A system identification approach is applied to estimate the jitter introduced by a high-frequency sampling oscilloscope. An extended model is proposed to describe the sample variance of a set of repeated (impulse response) measurements in the presence of additive and jitter noise. Then, the (weighted) least-squares and maximum likelihood estimator are introduced to estimate the standard deviation of this additive and jitter noise.
    First, results are shown based on simulations. These allow to test both the correctness of the implementations, to verify the ability to detect model errors and to study the effect of uncertainties on the input signal.
    Next, the jitter and additive noise standard deviation are estimated on real measurements by performing impulse response measurements using an Agilent 83480A sampling oscilloscope in combination with 83484A 50 GHz electrical plug-ins.
    Additional challenges, such as the conjugated effect of time base drift and time base distortion, are described and correctly taken care of, demonstrating the real power of a solid stochastical framework.
    Article: (pdf - 1.4MB) – Presentation: (pdf - 1.5MB)
    Award: Honorable mention recognized by the Award Commission of Agilent Technologies
  • June 2005 - EEEfCOM
    Ulm, Germany
    A Network Analyzer for Active Components.
    M. Vanden Bossche (NMDG), R. Tuijtelaars (BSW)
    This presentation demonstrates how an active component can be characterized from small - signal behavior (s-parameters) to large-signal behavior with one connection. The component is analyzed with a one tone and modulation signals in a 50 Ohm environment and non-50 Ohm environment..
    (pdf - 3 MB)

NMDG Contributions to NVNA Users' Forum

  • June 2010 - ARFTG
    IMS - Anaheim, USA
    Switching amplifiers and Large-Signal Deembedding.
    Guillaume Pailloncy
    This presentation demonstrates how the R&S/NMDG ZVxPlus simplifies the design of amplifiers. Using large-signal deembedding to bring measurement reference planes close to the intrinsic nonlinearities, one can indeed optimize an amplifier in different classes of operation using directly the theoretical design techniques available in textbooks.
    (pdf - 748 KB)
  • June 2009 - ARFTG
    IMS - Boston, USA
    Technology update: Pulse and modulation capabilities with the ZVxPlus.
    Marc Vanden Bossche
    This presentation demonstrates how active components, being in a nonlinear mode of operation, can be properly characterized with the ZVxPlus under pulse and modulation conditions.
    (pdf - 1.6 MB)
  • June 2006 - ARFTG
    IMS - San Francisco, USA
    Metrology @ NMDG.
    Frans Verbeyst
    A short overview is given of the metrology applied at NMDG with respect to phase calibration of large-signal network analyzers.
    (pdf - 0.8 MB)
  • June 2006 - ARFTG
    IMS - San Francisco, USA
    Avoiding common pitfalls when going beyond S-parameters.
    Frans Verbeyst
    Lesson #1: Nonlinear behaviour shows up in S-parameter measurements as "deterministic noise".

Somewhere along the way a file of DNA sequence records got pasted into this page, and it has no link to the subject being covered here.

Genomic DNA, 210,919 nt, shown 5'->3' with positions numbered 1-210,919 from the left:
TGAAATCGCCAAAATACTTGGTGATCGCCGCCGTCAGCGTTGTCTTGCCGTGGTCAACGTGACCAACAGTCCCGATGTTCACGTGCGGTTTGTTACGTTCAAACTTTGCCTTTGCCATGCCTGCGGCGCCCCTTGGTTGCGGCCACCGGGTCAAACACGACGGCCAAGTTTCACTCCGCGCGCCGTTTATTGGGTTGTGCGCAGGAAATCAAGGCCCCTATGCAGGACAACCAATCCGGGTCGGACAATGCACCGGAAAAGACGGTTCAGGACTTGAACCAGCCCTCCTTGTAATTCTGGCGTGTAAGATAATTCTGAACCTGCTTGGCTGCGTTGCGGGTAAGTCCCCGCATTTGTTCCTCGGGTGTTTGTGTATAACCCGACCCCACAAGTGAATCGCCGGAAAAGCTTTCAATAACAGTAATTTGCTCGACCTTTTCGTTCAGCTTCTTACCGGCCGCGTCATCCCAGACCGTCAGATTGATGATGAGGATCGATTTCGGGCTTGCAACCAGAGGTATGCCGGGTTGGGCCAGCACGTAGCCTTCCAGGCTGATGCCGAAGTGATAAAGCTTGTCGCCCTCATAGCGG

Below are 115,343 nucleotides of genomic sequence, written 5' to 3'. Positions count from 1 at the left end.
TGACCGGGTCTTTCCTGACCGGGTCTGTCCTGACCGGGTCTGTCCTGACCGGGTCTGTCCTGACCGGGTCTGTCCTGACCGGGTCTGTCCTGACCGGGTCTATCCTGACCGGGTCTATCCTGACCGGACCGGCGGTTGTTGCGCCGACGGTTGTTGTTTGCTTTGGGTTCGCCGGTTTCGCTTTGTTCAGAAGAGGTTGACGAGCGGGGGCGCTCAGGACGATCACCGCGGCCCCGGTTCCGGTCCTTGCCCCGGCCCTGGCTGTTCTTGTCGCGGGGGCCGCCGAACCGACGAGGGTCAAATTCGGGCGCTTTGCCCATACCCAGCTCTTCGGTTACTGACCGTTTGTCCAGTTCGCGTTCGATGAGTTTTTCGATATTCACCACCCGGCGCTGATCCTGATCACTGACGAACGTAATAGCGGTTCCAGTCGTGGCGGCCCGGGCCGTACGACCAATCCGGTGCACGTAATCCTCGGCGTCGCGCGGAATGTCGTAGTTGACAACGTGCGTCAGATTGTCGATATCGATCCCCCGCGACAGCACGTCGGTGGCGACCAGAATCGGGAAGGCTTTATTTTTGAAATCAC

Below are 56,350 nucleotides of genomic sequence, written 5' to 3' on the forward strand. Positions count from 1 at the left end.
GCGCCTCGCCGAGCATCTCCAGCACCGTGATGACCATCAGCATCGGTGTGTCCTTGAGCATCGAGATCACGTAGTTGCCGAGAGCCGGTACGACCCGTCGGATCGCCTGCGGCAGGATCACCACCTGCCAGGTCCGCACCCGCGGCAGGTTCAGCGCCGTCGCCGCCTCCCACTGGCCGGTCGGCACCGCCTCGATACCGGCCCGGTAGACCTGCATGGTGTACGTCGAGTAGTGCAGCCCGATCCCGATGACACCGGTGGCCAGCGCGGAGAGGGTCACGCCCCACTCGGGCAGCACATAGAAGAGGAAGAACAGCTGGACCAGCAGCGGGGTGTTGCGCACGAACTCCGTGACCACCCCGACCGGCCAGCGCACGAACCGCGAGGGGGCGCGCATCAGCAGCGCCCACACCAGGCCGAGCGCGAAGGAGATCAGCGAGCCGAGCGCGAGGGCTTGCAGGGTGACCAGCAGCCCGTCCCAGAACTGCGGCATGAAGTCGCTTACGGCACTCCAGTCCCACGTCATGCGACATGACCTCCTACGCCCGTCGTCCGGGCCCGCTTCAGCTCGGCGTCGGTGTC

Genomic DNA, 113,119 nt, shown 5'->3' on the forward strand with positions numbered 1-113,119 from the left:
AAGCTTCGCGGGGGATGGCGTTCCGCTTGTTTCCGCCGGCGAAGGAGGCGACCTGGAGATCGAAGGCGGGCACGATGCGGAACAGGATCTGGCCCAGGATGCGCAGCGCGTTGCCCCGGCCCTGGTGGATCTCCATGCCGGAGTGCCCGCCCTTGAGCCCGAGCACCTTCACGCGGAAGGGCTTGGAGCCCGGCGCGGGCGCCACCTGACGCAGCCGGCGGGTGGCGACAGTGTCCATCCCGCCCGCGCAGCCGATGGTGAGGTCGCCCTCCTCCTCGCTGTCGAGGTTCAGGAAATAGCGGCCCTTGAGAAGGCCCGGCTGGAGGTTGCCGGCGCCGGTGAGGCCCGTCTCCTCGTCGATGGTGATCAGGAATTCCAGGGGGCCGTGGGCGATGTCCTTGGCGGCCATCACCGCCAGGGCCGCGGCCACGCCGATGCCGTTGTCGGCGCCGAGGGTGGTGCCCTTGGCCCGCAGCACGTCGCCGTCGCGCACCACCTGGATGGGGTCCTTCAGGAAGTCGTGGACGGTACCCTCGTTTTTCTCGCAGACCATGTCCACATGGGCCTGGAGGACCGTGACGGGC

Lesson #2: b2(f) / a1(f) = S21(f) if and only if a2(f) = 0
    (pdf - 0.4 MB)
  • October 2004 - EUMC
    Rai, Amsterdam
    Real-time PA characterization and behavioral modeling "based on LSNA technology".
    F. Verbeyst
    Combination of Real-Time PA Analysis and Behavioral Modeling.
    (pps - 0.7 MB)
  • June 2004 - ARFTG
    IMS – Forth Worth, Texas
    An improved Harmonic Phase Reference for LSNA capabilities up to 50 GHz.
    M. Vanden Bossche
    Some results are shown to the NVNA community of the phase calibration efforts up to 50 GHz going on at NMDG in support of the MTT463 product.
    (pdf - 6.3 MB)
  • June 12th 2003 - ARFTG
    IMS - Philadelphia
    Calibration methods for LSNA-based load-pull measurements .
    M. Vanden Bossche
    It is demonstrated how the ATS tuners and software from Maury Microwave work together with a large-signal network analyzer and how the combination gives unprecedented amount of information what is going on at the device level.
    (pdf - 0.7 MB)
  • December 4, 2002 - ARFTG
    Monarch Hotel, Washington, D.C.
    1st ARFTG NVNA Users’ Forum.
    NMDG Engineering in Sp(ac)e
    The situation, mission and vision explained.
    Highlight on a specific topic: NARROW-BAND and BROAD-BAND Modulation


NMDG Contributions to IMS MicroApps

  • June 2010
    IMS - Anaheim, USA
    S-functions, the "S-parameters" for nonlinear devices.
    Guillaume Pailloncy
    This article describes the NMDG "Sfunctions" measurement-based behavioral model. When imported in simulators, S-functions, the "Sparameters" for nonlinear components, allow to accurately predict both harmonic and modulation behavior of cascaded components.
    Article (pdf - 83 KB)
    Presentation (pdf - 506 KB)
  • June 2009
    IMS - Boston, USA
    Fast component characterization using modern network analysis techniques.
    Guillaume Pailloncy
    Presently source- and load-pull techniques are used to find the optimal source and load matching circuitry of active components. While the present tuning process is cumbersome, this paper presents fast analysis techniques, based on large-signal network analyzer, that overcome the drawbacks of the existing state of the art solutions.
    (pdf - 2.6 MB)